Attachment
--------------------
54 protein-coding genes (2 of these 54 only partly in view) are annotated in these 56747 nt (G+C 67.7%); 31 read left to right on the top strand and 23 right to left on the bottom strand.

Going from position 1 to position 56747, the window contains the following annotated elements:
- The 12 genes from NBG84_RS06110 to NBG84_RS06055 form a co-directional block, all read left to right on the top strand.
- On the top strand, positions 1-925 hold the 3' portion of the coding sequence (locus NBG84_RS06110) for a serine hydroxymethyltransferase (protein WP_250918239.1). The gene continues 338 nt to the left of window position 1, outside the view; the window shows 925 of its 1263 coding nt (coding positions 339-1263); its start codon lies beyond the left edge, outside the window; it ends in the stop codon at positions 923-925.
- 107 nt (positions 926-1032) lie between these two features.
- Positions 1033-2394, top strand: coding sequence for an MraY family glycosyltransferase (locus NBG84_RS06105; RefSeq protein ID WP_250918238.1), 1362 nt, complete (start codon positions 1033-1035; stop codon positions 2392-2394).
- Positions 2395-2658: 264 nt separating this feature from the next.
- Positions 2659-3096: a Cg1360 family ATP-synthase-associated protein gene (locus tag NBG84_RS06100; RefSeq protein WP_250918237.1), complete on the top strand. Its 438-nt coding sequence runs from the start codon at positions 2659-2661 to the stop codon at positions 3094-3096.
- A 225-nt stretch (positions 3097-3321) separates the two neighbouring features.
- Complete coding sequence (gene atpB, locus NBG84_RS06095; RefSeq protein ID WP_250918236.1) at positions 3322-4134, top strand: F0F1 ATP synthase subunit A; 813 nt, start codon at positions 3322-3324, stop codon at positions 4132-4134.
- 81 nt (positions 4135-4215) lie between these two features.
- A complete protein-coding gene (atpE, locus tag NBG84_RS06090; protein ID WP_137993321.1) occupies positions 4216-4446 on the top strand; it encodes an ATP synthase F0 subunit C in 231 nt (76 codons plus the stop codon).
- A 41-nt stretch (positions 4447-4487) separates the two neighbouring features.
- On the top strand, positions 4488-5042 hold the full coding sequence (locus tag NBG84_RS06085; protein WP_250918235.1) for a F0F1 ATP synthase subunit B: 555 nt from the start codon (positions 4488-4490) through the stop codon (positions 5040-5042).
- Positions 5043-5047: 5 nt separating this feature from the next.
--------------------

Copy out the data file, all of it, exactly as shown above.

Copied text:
54 protein-coding genes (2 of these 54 only partly in view) are annotated in these 56747 nt (G+C 67.7%); 31 read left to right on the top strand and 23 right to left on the bottom strand.

Going from position 1 to position 56747, the window contains the following annotated elements:
- The 12 genes from NBG84_RS06110 to NBG84_RS06055 form a co-directional block, all read left to right on the top strand.
- On the top strand, positions 1-925 hold the 3' portion of the coding sequence (locus NBG84_RS06110) for a serine hydroxymethyltransferase (protein WP_250918239.1). The gene continues 338 nt to the left of window position 1, outside the view; the window shows 925 of its 1263 coding nt (coding positions 339-1263); its start codon lies beyond the left edge, outside the window; it ends in the stop codon at positions 923-925.
- 107 nt (positions 926-1032) lie between these two features.
- Positions 1033-2394, top strand: coding sequence for an MraY family glycosyltransferase (locus NBG84_RS06105; RefSeq protein ID WP_250918238.1), 1362 nt, complete (start codon positions 1033-1035; stop codon positions 2392-2394).
- Positions 2395-2658: 264 nt separating this feature from the next.
- Positions 2659-3096: a Cg1360 family ATP-synthase-associated protein gene (locus tag NBG84_RS06100; RefSeq protein WP_250918237.1), complete on the top strand. Its 438-nt coding sequence runs from the start codon at positions 2659-2661 to the stop codon at positions 3094-3096.
- A 225-nt stretch (positions 3097-3321) separates the two neighbouring features.
- Complete coding sequence (gene atpB, locus NBG84_RS06095; RefSeq protein ID WP_250918236.1) at positions 3322-4134, top strand: F0F1 ATP synthase subunit A; 813 nt, start codon at positions 3322-3324, stop codon at positions 4132-4134.
- 81 nt (positions 4135-4215) lie between these two features.
- A complete protein-coding gene (atpE, locus tag NBG84_RS06090; protein ID WP_137993321.1) occupies positions 4216-4446 on the top strand; it encodes an ATP synthase F0 subunit C in 231 nt (76 codons plus the stop codon).
- A 41-nt stretch (positions 4447-4487) separates the two neighbouring features.
- On the top strand, positions 4488-5042 hold the full coding sequence (locus tag NBG84_RS06085; protein WP_250918235.1) for a F0F1 ATP synthase subunit B: 555 nt from the start codon (positions 4488-4490) through the stop codon (positions 5040-5042).
- Positions 5043-5047: 5 nt separating this feature from the next.